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The Bread Diaries

The Bread Diaries


I saw a meme the other day that absolutely hypnotized me. It was Mary Poppins floating away with her parrot-head umbrella and the words “So Done” captioned below. I keep watching that clip obsessively. I’ve never wanted to be Mary Poppins so badly in my whole life. These quarantine days seem to have no purpose or rhythm, one blurring into the next. A friend of mine heard the tornado sirens going off this afternoon and thought, is it Wednesday? Is it noon? The answer was in fact “no” on both fronts. It was Monday at 4:30pm and the sirens were telling him to get out of his quarantine-induced mental fog and get his ass into the basement. But while I chuckle at his plight, I simultaneously deeply relate. 

Photos by Rebecca Tien

All this is to say, a month ago I found myself looking for some sort of structure and routine to ground me. Seeing an offer for sourdough starter on a Facebook discussion forum, I thought, well, why not that? In a fascinating turn of events, bread making has become somewhat of a national cliche – a corona-era hobby that has caught on so rapidly that finding flour on a supermarket shelf is as elusive as seeing the fabled Brigadoon. You know the fad has hit a particular level in our collective conscience when even Trevor Noah references the craze in a punchline of one of his acerbic jokes. But a couple of mail-ordered 50 lb bags of flour, endless blog posts, instructional videos and step-by-step how-to IG posts later, I can whip up a loaf or two of perfectly oven-sprung, holey, tangy loaves in minutes. Ok, if you know anything about sourdough, that’s a lie. The process is more like 24 hours, but I can hack it.

The act of baking bread is a full-on sensory experience. My daughter loves to take the cap off my starter and take deep inhalations of its sour tang. I diligently observe my starter to see just how bubbly it is and whether it has doubled in size, finding incredible satisfaction in stretching out the dough to the breaking point and then folding it in a repeated sequence – streeeeeetch and fold, streeeeeetch and fold. The whole house is intoxicated by the heady aroma of a loaf cooling on the counter-top while we endure the almost impossible hour-long wait before we can cut that first perfect crusty heel slice. I call it baker’s prerogative that I’m usually the one who gets to eat it.


As a kid, my Mom baked golden yeasted loaves of whole wheat often, timing it so that I could punch out the dough after school to release my pent-up frustrations of the day on the forgiving mound of warm dough. I come by my fascination for bread-making honestly. But the thought of attempting such a long and multi-stepped process myself seemed daunting and like an utterly unrealistic time sink. So I guess there is some blessing in the coronavirus after all. It gave me all the time and space to pursue an endeavor I would have otherwise dismissed until some future date on my timeline – like maybe when the kids went off to college, or at least to bed peacefully without nightly epic battles.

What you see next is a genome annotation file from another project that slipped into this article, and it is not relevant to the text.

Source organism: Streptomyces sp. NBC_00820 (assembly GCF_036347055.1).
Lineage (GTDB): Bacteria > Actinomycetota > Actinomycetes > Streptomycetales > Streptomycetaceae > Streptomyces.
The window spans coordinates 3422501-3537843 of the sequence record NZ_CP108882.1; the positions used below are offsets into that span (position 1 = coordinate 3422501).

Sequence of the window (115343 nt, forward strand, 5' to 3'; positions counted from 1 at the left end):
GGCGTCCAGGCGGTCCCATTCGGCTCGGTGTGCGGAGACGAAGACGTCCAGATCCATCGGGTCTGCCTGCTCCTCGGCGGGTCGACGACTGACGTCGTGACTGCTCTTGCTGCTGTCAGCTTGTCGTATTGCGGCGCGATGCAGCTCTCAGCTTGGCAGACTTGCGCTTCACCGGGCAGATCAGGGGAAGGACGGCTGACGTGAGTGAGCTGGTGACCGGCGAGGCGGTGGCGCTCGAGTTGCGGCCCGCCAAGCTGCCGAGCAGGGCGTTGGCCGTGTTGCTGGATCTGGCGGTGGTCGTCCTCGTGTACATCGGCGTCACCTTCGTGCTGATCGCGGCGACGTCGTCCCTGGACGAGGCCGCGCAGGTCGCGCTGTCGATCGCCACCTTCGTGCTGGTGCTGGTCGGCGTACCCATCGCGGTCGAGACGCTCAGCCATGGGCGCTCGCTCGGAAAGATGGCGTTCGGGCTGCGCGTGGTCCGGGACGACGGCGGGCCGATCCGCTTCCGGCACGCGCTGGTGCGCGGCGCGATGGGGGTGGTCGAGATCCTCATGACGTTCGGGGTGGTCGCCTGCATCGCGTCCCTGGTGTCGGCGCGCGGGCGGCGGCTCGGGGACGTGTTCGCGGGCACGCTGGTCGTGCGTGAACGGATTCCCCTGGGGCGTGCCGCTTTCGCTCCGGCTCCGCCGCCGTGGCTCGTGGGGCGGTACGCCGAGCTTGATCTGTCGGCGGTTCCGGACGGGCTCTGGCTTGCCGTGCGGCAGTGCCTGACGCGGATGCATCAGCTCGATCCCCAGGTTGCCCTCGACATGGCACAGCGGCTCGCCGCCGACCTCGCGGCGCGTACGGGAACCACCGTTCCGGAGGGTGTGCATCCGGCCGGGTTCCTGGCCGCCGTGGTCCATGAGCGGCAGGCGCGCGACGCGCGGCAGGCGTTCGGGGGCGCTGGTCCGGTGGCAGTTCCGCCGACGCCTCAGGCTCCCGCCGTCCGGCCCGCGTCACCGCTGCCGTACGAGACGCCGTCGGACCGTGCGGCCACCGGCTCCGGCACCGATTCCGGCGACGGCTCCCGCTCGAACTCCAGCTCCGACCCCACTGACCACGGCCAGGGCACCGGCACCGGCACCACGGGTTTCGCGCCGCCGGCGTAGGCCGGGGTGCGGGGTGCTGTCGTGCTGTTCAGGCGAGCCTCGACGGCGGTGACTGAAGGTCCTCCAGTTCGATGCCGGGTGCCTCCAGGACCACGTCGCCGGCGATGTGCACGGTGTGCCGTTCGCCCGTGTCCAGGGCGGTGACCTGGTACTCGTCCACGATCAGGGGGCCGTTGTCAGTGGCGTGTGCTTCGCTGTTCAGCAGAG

You would think that suddenly being a simultaneous mom/schoolteacher/freelancer would have left me feeling like my plate was more than full, but honestly making bread has been my little respite, my pause-the-crazy excuse to re-center: 2:00 pm to start the levain and measure the  flour and water for the autolyse; 6:00 pm to stretch and fold; 6:30 pm stretch and fold; and 7 pm stretch and fold. I may not have named my starter yet, but I feed it as diligently as my 7-year old feeds her pet Tomagotchi. See what I mean? Purpose.

I won’t bore you with the scientific details or try to explain the difference between a starter and a levain (there is a thin line there, but it exists). I won’t expound on einkorn and the best brand of kosher sea salt, or what a high-hydration dough is, and why it is a good thing. I’ll leave that to the experts. But I will share with you the pure joy of going through the 24-hour process and then slicing open the bread for that moment of truth – a web of bubbles like a chunk of sea sponge washed up on a beach, letting you know this one is a good one. Against my most basic instincts, there is no instant gratification here, just a quiet waiting. And then the eating. My husband and daughter are in the jam and honey camp, but my son and I are more purists in our consumption. We prefer butter, just butter, globbing into every nook and bubble or better yet, slathered on day-old toast, dripping through the holes and down our fingers as we take delicate nibbles of the crispy flaky, tangy, chewy bits of heaven.

For all the jokes about jumping on the sourdough wagon, I understand the impulse for normalcy and rhythm. Right now, we are all in that mythological liminal stage, a rite of passage we must pass through as our society and our place in it tilt towards some unknown future. We stand in the eye of the hurricane, tolerating the ambiguity and disorientation (with varying degrees of success) that comes with the uncertainty of this place and time. In that fog of unknowing, it is soothing to find a routine that keeps my feet still touching the earth. 

Watch the video – we took some time to see how the bread is made.


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